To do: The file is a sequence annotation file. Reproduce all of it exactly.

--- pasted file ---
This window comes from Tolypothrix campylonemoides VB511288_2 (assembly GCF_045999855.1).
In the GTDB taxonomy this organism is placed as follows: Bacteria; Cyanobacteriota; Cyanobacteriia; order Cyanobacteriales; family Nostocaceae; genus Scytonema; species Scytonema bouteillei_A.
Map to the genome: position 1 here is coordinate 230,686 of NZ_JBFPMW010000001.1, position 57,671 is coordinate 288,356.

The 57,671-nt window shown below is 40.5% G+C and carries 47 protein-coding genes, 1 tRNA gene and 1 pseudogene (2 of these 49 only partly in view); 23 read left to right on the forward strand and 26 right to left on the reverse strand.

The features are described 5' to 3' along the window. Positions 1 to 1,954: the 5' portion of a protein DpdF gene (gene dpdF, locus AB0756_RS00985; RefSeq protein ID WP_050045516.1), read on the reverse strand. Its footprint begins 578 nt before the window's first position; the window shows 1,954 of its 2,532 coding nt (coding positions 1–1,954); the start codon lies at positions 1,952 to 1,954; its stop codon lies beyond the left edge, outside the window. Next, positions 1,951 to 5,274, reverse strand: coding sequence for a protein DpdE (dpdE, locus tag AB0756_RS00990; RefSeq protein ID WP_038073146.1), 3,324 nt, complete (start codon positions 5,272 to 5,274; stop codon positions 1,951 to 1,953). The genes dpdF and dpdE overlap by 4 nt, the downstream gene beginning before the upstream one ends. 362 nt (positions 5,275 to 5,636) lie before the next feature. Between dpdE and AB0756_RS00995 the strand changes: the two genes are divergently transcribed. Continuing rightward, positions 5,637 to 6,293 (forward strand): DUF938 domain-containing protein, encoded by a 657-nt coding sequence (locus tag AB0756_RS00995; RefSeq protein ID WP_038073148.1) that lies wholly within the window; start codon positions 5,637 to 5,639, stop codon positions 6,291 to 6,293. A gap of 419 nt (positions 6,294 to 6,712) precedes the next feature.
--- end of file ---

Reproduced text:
This window comes from Tolypothrix campylonemoides VB511288_2 (assembly GCF_045999855.1).
In the GTDB taxonomy this organism is placed as follows: Bacteria; Cyanobacteriota; Cyanobacteriia; order Cyanobacteriales; family Nostocaceae; genus Scytonema; species Scytonema bouteillei_A.
Map to the genome: position 1 here is coordinate 230,686 of NZ_JBFPMW010000001.1, position 57,671 is coordinate 288,356.

The 57,671-nt window shown below is 40.5% G+C and carries 47 protein-coding genes, 1 tRNA gene and 1 pseudogene (2 of these 49 only partly in view); 23 read left to right on the forward strand and 26 right to left on the reverse strand.

The features are described 5' to 3' along the window. Positions 1 to 1,954: the 5' portion of a protein DpdF gene (gene dpdF, locus AB0756_RS00985; RefSeq protein ID WP_050045516.1), read on the reverse strand. Its footprint begins 578 nt before the window's first position; the window shows 1,954 of its 2,532 coding nt (coding positions 1–1,954); the start codon lies at positions 1,952 to 1,954; its stop codon lies beyond the left edge, outside the window. Next, positions 1,951 to 5,274, reverse strand: coding sequence for a protein DpdE (dpdE, locus tag AB0756_RS00990; RefSeq protein ID WP_038073146.1), 3,324 nt, complete (start codon positions 5,272 to 5,274; stop codon positions 1,951 to 1,953). The genes dpdF and dpdE overlap by 4 nt, the downstream gene beginning before the upstream one ends. 362 nt (positions 5,275 to 5,636) lie before the next feature. Between dpdE and AB0756_RS00995 the strand changes: the two genes are divergently transcribed. Continuing rightward, positions 5,637 to 6,293 (forward strand): DUF938 domain-containing protein, encoded by a 657-nt coding sequence (locus tag AB0756_RS00995; RefSeq protein ID WP_038073148.1) that lies wholly within the window; start codon positions 5,637 to 5,639, stop codon positions 6,291 to 6,293. A gap of 419 nt (positions 6,294 to 6,712) precedes the next feature.